Bradford continued, “I am fond of saying the USO is there from the day you sign your papers to the day you leave the service...and then some. Yes, the USO is famous for providing celebrities and centers, but what most folks don’t know is we provide 10 other programs designed to keep families connected, give our troops as many of the comforts of home as possible, and to let them know that America does not take for granted, and should never forget, what these brave men and women do to maintain our freedoms.”
One of the programs Bradford and his team are proud of is the program McCarran Airport management initiated in December 2011, called the “Sundries for Soldiers” campaign. Employees from Clark County, McCarran airport and the airlines donated more than 1,500 pounds of toiletry items they collected in bins located at the three gate facilities within the airport. Troops are able to use these items at their ultimate training destination, or when they transition to a new duty assignment.
USO Las Vegas expanded the program further, with the assistance of the local Transportation Security Administration (TSA), by unofficially creating the “Drop a Drink for the Troops” program. According to a conference paper written by management of USO Las Vegas, any unused, unopened, liquid items over three ounces; such as water, soda, energy drinks, etc., which cannot be taken through the checkpoints, is requested by TSA Agents to be gently dropped into one of the eight collection bins. Twice a day, USO Las Vegas volunteers empty the bins; sanitize and wash the bottles; and then store the items. Bottles generally range in size from six to 20 ounces, and anything over this size is saved and given to U.S. Vets; a local homeless veterans organization which serves a great need in the Las Vegas Valley.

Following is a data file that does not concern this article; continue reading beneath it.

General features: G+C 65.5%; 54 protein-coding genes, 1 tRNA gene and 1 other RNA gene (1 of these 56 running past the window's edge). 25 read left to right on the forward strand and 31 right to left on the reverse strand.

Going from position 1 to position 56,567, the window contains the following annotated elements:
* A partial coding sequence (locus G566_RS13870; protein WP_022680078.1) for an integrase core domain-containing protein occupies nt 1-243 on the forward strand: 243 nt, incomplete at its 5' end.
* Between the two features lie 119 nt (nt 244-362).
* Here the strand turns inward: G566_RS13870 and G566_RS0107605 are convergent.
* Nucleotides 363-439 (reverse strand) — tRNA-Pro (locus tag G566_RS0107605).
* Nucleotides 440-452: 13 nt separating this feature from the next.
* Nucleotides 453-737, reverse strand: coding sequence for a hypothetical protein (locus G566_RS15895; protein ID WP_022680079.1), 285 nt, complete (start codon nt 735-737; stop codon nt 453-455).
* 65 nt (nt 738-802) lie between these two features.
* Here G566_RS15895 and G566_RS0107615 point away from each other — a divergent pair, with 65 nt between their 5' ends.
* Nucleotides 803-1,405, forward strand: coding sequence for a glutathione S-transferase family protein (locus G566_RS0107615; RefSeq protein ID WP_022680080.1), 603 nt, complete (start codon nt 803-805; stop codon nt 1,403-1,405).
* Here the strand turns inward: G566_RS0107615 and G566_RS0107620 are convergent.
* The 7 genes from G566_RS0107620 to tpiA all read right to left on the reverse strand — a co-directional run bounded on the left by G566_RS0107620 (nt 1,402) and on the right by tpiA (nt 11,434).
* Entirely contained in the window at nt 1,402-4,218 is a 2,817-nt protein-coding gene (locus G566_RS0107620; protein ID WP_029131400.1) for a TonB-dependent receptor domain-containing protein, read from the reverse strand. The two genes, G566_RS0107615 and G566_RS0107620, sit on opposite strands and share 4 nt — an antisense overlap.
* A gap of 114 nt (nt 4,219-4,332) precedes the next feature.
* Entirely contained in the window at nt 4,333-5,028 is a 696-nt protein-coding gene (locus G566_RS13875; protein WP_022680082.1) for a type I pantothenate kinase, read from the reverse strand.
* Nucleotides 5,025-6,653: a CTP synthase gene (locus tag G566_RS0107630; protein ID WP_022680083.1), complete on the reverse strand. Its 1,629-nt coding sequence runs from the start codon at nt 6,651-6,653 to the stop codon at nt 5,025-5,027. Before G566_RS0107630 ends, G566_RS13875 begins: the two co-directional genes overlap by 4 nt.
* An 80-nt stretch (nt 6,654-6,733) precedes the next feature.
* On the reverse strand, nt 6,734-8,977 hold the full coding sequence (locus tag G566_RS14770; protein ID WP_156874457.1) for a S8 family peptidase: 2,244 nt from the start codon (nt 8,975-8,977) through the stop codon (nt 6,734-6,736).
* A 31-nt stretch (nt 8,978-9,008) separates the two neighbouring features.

The “Drop a Drink for the Troops” program has been so successful that USO Las Vegas has been able to supply the USO airport lounge and is now considering replacing their soda machine with a countertop refrigerator, which will save $500 per month. And throughout March and April, USO Las Vegas has been able to donate about 3,000 bottles of water, soda, and electrolyte replacement drinks to Nellis Air Force Base for Red Flag Exercises, and to the U.S. Vets two-day Homeless Stand Down program.
USO Las Vegas is always in need of volunteers and donations to assist with program operations. In order to maintain their toiletry supplies for the troops and their families, USO Las Vegas seeks items such as travel size containers of shower gel, hand sanitizer, shampoo and conditioner, lip balm, deodorant, and hand & body moisturizing lotions; as well as food supplies for the snack bar such as individually wrapped hard candies, Slim Jims, microwave popcorn, and gum. To get information on volunteering opportunities visit the USO Volunteer website. To view the full USO Las Vegas wish list, contact the Programs Manager, Marianne Wojciechowicz, at email@example.com, and to make a financial contribution in support of the Las Vegas USO, visit their donation site online. To discuss a corporate partnership, contact the USO Las Vegas Center Director, Doug Bradford, at firstname.lastname@example.org.
The USO Las Vegas airport lounge is open 24 hours a day, seven days a week, and 365 days a year!To learn more about the center and center activities, visit USO Las Vegas on Facebook.